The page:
|1. Plants obtain water from the soil, moving it up within the xylem through the entire plant. This movement of water is a passive phenomenon dependent on the pull of transpiration and the cohesion of water molecules. Minerals are also obtained from the soil and transported in the xylem. The translocation of sugars occurs in the phloem, moving from source (photosynthetic leaves or storage organs) to sink (growing organs or developing storage tissue) through mass flow within sieve tube members.
2. Sucrose is the usual sugar transported in the phloem; however, very few plants actually store this economically valuable carbohydrate. Sugarcane and sugar beet are the major sucrose-supplying crops. The early development of sugarcane plantations in North America greatly influenced the course of history by introducing the slave trade to the continent.
3. Plants are dynamic metabolic systems with hundreds of reactions occurring each second to enable plants to live, grow, and respond to their environment. All life processes are driven by energy, with some metabolic reactions being endergonic and others exergonic. Energy transformations occur constantly in biological systems and are part of the underlying principles of both photosynthesis and cellular respiration.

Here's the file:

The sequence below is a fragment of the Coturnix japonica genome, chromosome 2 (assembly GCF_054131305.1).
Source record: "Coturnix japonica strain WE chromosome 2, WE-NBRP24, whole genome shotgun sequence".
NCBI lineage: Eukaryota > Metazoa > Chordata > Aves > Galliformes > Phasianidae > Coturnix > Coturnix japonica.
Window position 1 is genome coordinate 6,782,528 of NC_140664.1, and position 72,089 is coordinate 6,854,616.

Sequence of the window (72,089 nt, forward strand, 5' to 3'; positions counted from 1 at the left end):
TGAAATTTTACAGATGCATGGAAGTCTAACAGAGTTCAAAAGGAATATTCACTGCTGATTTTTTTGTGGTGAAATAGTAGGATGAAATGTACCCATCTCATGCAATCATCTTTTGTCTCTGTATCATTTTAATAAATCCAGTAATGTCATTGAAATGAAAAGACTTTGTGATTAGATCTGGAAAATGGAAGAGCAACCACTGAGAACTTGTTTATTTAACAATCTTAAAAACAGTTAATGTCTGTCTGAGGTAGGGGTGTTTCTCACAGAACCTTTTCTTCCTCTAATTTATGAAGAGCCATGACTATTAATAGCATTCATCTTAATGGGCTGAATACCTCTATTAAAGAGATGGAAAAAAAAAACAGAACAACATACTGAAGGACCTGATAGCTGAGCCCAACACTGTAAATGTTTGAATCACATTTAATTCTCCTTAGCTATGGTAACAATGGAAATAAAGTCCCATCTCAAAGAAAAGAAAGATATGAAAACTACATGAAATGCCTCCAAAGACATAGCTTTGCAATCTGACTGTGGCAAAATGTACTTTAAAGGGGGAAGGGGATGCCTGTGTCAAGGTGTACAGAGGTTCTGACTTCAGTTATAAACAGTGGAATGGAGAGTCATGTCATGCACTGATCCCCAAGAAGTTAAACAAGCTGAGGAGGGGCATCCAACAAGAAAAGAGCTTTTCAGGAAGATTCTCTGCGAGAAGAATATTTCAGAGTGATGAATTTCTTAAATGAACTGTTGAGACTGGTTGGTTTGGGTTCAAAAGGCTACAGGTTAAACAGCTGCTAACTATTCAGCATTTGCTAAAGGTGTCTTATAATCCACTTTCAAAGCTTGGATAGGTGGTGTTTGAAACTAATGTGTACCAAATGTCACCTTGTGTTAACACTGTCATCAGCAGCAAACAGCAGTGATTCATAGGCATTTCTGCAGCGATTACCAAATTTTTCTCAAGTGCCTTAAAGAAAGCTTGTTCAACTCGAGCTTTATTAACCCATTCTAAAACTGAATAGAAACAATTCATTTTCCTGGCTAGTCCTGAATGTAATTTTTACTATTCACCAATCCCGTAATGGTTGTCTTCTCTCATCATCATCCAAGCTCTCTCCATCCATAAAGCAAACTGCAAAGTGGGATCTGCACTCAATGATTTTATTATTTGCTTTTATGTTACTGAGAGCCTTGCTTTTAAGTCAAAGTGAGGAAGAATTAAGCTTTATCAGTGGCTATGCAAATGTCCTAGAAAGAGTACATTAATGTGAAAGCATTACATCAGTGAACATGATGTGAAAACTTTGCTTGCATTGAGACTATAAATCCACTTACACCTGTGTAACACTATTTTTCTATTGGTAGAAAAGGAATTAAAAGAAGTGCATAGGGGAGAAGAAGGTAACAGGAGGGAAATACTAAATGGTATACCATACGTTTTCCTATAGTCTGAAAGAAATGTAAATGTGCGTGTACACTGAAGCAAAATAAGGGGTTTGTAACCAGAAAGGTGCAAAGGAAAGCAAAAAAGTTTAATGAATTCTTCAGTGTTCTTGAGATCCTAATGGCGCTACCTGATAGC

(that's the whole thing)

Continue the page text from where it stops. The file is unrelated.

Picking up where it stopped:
4. Photosynthesis takes place in chloroplasts of green plants and algae and results in the conversion of radiant energy into chemical energy (linking the energy of the sun with life on Earth). Using the raw materials carbon dioxide and water, along with chlorophyll and sunlight, plants are able to manufacture sugars. In the light reactions of photosynthesis, energy from the sun is harnessed, forming molecules of ATP and NADPH. During this process, water molecules are split, releasing oxygen to the atmosphere as a by-product. During the Calvin Cycle, carbon dioxide molecules are fixed and reduced to form sugars, using the energy provided by the ATP and NADPH from the light reactions.
5. Cellular respiration is the means by which stored energy is made available for the energy requirements of the cell. Through respiration, the energy of carbohydrates is transferred to ATP molecules, which are then available for the energy needs of the cell. During aerobic respiration, each molecule of glucose is completely oxidized during the many reactions of glycolysis, the Krebs Cycle, and the Electron Transport System, resulting in the formation of 36 ATP molecules. In anaerobic respiration, only two molecules of ATP are formed from each glucose molecule.